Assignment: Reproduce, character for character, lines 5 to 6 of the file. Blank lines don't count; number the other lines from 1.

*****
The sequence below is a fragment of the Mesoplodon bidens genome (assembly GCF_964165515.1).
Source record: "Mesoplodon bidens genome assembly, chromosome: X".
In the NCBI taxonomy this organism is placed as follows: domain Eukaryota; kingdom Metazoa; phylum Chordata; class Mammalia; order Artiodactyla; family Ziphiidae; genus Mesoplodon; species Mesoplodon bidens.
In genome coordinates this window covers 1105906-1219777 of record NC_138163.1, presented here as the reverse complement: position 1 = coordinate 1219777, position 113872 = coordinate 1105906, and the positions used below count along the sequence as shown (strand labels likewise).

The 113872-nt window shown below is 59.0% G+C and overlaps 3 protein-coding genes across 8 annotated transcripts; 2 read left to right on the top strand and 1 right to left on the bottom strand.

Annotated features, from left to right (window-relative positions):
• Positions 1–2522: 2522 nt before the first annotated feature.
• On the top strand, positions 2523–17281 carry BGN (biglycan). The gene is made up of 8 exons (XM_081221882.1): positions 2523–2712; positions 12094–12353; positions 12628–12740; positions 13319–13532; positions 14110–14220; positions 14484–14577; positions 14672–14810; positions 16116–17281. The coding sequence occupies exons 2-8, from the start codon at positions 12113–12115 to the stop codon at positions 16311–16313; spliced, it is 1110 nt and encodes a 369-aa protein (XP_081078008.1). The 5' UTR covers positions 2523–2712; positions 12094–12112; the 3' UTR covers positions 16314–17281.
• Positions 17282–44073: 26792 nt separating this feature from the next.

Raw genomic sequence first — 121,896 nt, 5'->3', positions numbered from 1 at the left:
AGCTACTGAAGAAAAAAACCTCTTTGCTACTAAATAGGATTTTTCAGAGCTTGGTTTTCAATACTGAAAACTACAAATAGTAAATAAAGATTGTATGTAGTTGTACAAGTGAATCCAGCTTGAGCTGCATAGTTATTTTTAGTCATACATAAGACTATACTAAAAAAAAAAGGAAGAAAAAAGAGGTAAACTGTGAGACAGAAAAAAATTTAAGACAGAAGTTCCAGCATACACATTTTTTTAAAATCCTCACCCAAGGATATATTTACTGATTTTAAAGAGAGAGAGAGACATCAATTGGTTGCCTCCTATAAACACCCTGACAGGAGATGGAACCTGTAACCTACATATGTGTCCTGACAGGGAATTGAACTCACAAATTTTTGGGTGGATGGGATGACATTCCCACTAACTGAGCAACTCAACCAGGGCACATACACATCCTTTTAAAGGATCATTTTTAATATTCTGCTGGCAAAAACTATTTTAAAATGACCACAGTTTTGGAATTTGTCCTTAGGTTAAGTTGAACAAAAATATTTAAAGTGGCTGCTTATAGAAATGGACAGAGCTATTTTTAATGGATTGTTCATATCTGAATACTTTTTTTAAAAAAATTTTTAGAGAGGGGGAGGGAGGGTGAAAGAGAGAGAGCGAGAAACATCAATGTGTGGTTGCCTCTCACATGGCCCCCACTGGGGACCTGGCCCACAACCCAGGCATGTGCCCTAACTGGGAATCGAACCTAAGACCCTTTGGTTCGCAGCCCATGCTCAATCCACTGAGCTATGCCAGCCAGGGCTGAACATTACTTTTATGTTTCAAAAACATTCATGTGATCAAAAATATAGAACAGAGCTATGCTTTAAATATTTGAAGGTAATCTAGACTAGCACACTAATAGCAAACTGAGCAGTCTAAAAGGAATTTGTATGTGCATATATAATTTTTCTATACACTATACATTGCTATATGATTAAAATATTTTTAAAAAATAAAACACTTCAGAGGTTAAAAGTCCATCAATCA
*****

The 113872-nt window shown below is 59.0% G+C and overlaps 3 protein-coding genes across 8 annotated transcripts; 2 read left to right on the top strand and 1 right to left on the bottom strand.

Annotated features, from left to right (window-relative positions):